Resale royalties. NFTs can be created so that a commission is automatically paid to the original artist on future resales of their work. This can avoid the need for artists to rely on statutory resale royalty schemes. These schemes differ by jurisdiction, usually provide relatively low royalty rates (in the UK: 4% decreasing as the sale price increases, subject to a cap of €12,500) and often have strict requirements (including, for example, in the UK that the re-sale is for €1,000 or more, that the work is by an EEA artist and that it is re-sold through an auction house or other art market professional). By way of example, the artist Beeple sold an NFT of a different digital work, “CROSSROAD”, in October 2020 for USD 66,666.66. Amidst the hype around NFTs, this work was re-sold in early 2021 for USD 6.6m. Beeple’s 10% commission earned him around 10 times more than the original sale.
Liquidity. Digital art marketplaces for NFTs provide artists with a relatively inexpensive and straightforward means of directly accessing a broad international audience of potential investors. NFTs can be traded on these marketplaces without any need to coordinate the movement of a physical artwork. This can avoid some of the difficulties associated with the movement of physical works such as logistics, insurance, import or export duties and navigating laws governing cultural property. NFTs can also be fractionalised, so ownership can be subdivided and sold to multiple investors.
Notwithstanding their meteoric rise in popularity during 2021, digital art NFTs face several challenges to their enduring success and, indeed, their broader adoption:
Crypto-volatility. Trading NFTs usually requires transacting in cryptocurrencies, which are, for now, notoriously volatile. This volatility – illustrated recently by large price swings following Elon Musk’s tweet that Tesla was suspending the option for vehicle purchases using Bitcoin, as well as various restrictions being imposed by the Chinese government – may be off-putting for many potential investors. The rise of stablecoins (cryptocurrencies that are pegged to the value of a fiat currency such as US dollars or a physical asset like gold), may, however, offer a partial solution to this problem.
A bubble? The popularity of NFTs could also be a product of the times. With restrictions on travel and closure of galleries and auction houses in the wake of the COVID-19 pandemic, it is easy to see why the accessibility of digital artworks has increased their appeal. This, together with booming cryptocurrency markets, may well have tipped NFTs into the zeitgeist triggering an explosive, but potentially artificial, rise in value. It remains to be seen whether the easing of global lockdown restrictions or a cryptocurrency market crash may cause the bubble to burst.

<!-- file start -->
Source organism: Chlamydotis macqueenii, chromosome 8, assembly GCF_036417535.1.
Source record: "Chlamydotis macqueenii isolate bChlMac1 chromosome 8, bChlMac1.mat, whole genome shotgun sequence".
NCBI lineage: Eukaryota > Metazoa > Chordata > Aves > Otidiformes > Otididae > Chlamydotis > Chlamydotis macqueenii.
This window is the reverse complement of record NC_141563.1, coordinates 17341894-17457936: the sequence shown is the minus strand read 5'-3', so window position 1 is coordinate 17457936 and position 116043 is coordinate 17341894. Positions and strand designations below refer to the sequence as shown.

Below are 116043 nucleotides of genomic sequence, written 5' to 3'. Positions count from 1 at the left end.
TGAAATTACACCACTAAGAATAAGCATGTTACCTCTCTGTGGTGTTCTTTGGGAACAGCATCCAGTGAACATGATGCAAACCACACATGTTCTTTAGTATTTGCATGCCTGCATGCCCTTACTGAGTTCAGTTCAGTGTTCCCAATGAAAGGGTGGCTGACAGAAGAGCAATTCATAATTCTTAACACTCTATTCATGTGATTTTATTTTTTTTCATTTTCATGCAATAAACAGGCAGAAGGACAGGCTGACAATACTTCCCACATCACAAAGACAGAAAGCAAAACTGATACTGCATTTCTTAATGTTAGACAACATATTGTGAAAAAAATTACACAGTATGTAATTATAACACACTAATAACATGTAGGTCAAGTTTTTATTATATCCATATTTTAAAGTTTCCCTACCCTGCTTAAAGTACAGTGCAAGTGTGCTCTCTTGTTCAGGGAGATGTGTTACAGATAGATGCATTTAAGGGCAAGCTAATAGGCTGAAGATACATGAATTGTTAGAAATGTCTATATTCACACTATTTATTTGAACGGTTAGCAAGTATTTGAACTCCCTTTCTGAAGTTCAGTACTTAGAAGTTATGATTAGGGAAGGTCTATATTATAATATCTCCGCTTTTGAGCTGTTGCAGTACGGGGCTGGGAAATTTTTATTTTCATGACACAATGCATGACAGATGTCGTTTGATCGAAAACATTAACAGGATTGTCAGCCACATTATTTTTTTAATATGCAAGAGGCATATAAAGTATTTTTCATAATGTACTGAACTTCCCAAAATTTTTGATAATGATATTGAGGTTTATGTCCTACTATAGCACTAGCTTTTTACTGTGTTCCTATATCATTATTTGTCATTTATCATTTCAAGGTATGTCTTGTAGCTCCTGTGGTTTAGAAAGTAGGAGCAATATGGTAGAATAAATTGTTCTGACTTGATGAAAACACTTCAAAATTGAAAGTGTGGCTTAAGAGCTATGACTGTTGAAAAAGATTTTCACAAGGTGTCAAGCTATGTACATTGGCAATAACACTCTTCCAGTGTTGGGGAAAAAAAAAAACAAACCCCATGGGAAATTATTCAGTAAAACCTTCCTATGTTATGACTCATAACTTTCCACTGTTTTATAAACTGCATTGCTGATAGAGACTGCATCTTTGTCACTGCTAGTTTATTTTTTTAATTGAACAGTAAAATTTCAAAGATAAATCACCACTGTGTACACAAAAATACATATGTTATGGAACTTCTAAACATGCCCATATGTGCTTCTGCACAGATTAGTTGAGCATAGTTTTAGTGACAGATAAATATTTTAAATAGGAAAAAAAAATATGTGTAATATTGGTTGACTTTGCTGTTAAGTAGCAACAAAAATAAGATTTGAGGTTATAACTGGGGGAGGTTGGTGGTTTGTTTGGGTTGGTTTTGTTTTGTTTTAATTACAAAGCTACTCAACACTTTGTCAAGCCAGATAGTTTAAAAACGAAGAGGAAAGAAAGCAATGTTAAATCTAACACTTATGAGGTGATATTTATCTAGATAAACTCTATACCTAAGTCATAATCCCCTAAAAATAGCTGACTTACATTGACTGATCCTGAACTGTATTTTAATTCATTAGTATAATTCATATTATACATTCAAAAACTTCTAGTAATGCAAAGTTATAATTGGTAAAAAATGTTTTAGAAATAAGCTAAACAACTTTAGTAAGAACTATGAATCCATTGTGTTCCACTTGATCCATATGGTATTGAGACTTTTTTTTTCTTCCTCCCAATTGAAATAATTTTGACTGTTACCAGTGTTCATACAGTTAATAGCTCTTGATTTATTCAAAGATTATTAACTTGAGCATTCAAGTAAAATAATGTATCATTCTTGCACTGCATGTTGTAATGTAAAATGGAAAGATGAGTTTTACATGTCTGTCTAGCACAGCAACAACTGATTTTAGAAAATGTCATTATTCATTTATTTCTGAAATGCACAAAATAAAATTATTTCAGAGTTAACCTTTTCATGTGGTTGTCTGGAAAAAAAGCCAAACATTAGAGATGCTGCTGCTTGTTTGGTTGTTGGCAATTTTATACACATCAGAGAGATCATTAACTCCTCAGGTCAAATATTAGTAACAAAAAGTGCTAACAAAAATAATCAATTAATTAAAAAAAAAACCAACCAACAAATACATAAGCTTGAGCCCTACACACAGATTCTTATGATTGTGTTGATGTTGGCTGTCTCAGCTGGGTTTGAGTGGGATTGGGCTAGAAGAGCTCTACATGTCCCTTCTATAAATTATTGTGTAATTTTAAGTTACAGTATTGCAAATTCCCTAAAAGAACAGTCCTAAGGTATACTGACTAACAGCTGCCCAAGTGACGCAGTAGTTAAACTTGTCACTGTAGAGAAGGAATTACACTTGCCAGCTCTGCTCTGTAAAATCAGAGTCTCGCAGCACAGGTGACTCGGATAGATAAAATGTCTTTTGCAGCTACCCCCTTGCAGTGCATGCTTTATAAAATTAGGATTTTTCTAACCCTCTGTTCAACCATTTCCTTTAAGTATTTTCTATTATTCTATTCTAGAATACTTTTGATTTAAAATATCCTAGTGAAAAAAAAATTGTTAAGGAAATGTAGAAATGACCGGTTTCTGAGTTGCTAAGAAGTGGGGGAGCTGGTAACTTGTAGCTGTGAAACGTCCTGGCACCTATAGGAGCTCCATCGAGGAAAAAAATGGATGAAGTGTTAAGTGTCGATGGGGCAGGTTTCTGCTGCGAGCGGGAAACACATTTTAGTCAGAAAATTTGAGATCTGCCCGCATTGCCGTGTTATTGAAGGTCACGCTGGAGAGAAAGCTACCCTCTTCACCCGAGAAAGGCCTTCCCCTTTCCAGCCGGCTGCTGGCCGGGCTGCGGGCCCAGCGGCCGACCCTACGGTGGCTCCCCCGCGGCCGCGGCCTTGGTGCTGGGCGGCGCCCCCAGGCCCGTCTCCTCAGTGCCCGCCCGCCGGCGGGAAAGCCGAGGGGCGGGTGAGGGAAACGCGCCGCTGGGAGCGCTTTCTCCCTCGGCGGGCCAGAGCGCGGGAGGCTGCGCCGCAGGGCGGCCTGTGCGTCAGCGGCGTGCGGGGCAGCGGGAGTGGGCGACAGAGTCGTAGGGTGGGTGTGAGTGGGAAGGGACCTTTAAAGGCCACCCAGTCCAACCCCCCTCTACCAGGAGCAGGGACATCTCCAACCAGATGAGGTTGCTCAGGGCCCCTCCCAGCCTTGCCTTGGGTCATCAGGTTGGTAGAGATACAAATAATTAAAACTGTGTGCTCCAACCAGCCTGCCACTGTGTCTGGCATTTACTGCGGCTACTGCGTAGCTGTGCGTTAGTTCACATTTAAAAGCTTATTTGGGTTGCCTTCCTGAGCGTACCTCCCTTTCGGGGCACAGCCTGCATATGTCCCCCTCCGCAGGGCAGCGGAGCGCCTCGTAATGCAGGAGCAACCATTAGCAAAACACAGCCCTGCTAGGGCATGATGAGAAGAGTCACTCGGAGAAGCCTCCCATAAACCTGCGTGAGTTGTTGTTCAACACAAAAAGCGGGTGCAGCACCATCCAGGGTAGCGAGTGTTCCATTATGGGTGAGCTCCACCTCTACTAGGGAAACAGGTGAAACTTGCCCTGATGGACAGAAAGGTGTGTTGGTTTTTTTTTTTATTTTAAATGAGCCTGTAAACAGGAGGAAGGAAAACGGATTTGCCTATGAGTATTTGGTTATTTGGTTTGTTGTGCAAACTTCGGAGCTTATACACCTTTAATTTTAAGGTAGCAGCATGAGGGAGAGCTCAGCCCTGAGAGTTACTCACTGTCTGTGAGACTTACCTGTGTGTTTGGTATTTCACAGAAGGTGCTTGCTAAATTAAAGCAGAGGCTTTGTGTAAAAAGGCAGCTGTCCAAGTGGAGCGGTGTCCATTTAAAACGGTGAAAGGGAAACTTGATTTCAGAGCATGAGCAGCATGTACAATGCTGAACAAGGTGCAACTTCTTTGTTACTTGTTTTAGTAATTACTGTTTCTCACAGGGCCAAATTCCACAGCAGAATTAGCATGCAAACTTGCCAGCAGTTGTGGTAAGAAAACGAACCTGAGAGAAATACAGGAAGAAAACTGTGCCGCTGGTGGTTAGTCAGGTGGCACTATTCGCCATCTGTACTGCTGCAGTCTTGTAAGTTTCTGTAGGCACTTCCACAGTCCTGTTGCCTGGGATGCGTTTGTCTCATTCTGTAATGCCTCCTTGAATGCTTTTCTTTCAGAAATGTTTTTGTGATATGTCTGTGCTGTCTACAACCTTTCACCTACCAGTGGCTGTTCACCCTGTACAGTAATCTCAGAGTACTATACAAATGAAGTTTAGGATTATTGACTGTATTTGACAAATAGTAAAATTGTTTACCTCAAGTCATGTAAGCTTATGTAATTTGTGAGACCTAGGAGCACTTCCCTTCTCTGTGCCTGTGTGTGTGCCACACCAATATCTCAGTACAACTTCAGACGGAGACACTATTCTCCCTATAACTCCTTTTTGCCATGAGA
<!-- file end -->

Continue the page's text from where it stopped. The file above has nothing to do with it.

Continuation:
Environmental impact. Probably the biggest current challenge for the digital art NFT market is the environmental impact of the blockchain networks on which it relies. Many popular blockchain platforms operate using a proof-of-work consensus mechanism, which is, by design, highly energy-intensive. They require vast amounts of computing power to execute calculations to validate transactions. The most popular blockchain network for trading NFTs, Ethereum, is estimated to consume more electricity than Chile (a country with a population of around 19 million). Controversy around this environmental impact has caused some artists to withdraw plans to sell NFTs of their works. Ethereum’s planned shift from a proof-of-work to a proof-of-stake consensus mechanism promises to dramatically reduce its energy consumption, which may present a partial near-term solution to some of these problems.
The opportunities that NFTs present for digital art, including solving the fundamental problems of scarcity and ownership of digital works, are genuinely revolutionary. Digital artists now have a way to sell their digital works in much the same way as artists working with tangible media. The broader adoption of stablecoins and of less energy-intensive consensus mechanisms for blockchain networks may also help to address some of NFTs’ biggest drawbacks. So while making predictions about the future of blockchain technology is often unwise (and indeed it is unclear whether recent NFT prices will be maintained or whether that bubble may burst), it seems likely that digital art NFTs will have more than mere token significance.